The interesting thing is that, as long as there’s no ambiguity, no one seems to care. Everyone just keeps pronouncing chemical names as they wish. No one ever thinks, “Wow. I’ve been mispronouncing that name all these years.”

11:00 – Oh, yeah. I should have mentioned that all bets are off with the Brits, too. One of my favorites is their spelling and pronunciation of aluminum/aluminium. Americans use aluminum and pronounce it al-OOM-ih-num. Brits use aluminium and pronounce it al-you-MINN-ee-um. What’s really odd is that the first spelling and pronuciation was originally British and the second was originally American. They decided they liked ours better about the same time that we decided we liked theirs better.

Of course, with the Brits it’s not limited to chemical pronunciations. Sometimes I think they pronounce words differently just to annoy us. We noticed this frequently while we watching The Borgias recently. Americans pronounce contribute cun-TRIB-byute. Brits apparently pronounce it CON-truh-byute, I think just to be annoying. But my personal favorite is urinal (American YOUR-in-nal), which the Brits apparently pronounce yur-INE-al.

Speaking of annoying, how is that Firefox, currently in something like version 27.0, still uses a British English dictionary rather than a US English dictionary? I mean, US English became Standard English a long time ago. British English is now a dialect.

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Tuesday, 25 February 2014

11:09 – Busy morning so far, issuing purchase orders for kit components. I decided that restocking to a level sufficient for 500 kits would take too much storage space, so I’m instead placing orders sufficient for 300 kits, in addition to what we already have in stock. That means I’ll probably have to re-order a couple more times in 2014, but better that than being buried in kit components.

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Monday, 24 February 2014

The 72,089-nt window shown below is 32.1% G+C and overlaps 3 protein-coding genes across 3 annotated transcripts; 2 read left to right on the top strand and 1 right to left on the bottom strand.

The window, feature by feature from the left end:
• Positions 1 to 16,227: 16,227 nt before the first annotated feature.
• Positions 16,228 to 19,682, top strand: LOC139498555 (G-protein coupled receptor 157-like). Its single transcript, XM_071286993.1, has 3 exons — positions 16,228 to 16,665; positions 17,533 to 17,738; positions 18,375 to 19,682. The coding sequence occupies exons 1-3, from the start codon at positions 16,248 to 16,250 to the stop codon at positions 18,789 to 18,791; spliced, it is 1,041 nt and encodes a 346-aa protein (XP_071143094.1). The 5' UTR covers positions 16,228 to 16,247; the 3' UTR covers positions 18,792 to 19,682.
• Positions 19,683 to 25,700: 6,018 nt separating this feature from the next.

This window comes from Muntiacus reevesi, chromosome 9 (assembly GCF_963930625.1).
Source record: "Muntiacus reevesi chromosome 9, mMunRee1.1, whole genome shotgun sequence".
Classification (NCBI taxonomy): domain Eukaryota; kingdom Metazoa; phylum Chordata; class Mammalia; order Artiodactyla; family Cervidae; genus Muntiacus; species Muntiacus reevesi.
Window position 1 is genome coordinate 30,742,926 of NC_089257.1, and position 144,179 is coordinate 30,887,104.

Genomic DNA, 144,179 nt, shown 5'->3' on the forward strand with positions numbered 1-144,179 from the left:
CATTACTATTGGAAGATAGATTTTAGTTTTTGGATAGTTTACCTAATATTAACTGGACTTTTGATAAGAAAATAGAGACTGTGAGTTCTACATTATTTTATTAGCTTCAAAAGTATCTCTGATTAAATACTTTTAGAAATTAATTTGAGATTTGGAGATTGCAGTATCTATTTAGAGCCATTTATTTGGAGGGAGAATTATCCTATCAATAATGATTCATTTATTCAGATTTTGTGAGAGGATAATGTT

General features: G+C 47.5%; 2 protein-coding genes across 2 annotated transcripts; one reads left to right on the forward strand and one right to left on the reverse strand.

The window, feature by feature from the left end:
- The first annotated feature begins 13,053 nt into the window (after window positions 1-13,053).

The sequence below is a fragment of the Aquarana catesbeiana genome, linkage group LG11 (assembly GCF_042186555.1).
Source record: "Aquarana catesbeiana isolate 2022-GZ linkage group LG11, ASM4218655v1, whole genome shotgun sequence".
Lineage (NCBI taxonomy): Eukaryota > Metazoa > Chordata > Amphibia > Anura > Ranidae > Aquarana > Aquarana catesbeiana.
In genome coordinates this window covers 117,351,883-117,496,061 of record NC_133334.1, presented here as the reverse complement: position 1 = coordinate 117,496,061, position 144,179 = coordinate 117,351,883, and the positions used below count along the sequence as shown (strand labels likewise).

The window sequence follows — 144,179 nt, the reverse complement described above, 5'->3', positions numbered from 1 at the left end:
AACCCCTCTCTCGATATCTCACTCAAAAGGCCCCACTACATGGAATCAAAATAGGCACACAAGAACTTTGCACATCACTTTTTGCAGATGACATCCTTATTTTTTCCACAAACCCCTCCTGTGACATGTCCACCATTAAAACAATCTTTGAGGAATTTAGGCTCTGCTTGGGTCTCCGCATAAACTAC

10:19 – The morning paper reports a murder in Winston-Salem, our second of the year. I find it interesting how the newspaper code words have changed. Forty years ago, the paper would probably have reported that the murder took place in a “white neighborhood”. Twenty years ago, it would probably have reported it as a “middle-class neighborhood”. Now, they report it as a “quiet neighborhood”. However they word it, this is a pretty unusual murder. The vast majority of murders, in Winston-Salem and elsewhere, occur in poor areas.

I now have everything I need to build three dozen more chemistry kits. It’s just a matter of boxing them up. Rather than do that today, however, I’m going to spend some time checking inventory and placing purchase orders for more components. I have to balance keeping sufficient supplies on hand with storage space.

For example, the chemistry kits include a 9V battery and a purple Sharpie. We’re down to zero 9V batteries and half a dozen purple Sharpies in stock. I used to order both of those five dozen at a time, but I’ve just cut purchase orders for twenty-five dozen of each. That should be enough to carry us through our busy period next autumn. Same thing for 24-well and 96-well reaction plates. We’re down to 75 and 61 of those, respectively. The time before last, I ordered 100 of each of those. The last time I ordered 250 each. This time, I’ll probably order 500 each. If it weren’t for storage space, I’d probably order twice that number, but even 1,000 reaction plates require a non-trivial amount of storage space.

16:07 – The news headlines say that SoD Hagel plans to cut the headcount of the US Army back to “pre-WWII” levels. Not even close. Before WWII, the US Army had about 180,000 people, and that counted the Army Air Corps. Hagel proposes to cut the Army to about 440,000 to 450,000, about 2.5 times the actual pre-WWII headcount, and roughly four to five times what it really should be. I propose that he cut our total military forces to 220,000. Call it 100,000 each for the Army and Navy, and 20,000 Marines. The Air Force should be eliminated as a separate force, with air/space arms of the two major services taking over those duties.

Hagel also proposes to eliminate the A-10’s, which are one of the few warplanes worth having, but to keep all of our fleet carriers. All of the carriers should be eliminated as one of the key steps in rendering US military forces (read “the US government”) incapable of interfering overseas. Eliminate the subs, both hunter/killers and boomers. Close all overseas military bases and bring all of our troops home. Close most of the domestic bases as well. They’re not needed. Transfer the tanks and APCs and warplanes to the state militia organizations. Bring back the DCM, and give an assault rifle and 1,000 rounds to any US adult citizen who wants one, no questions asked, no strings attached, and no records kept.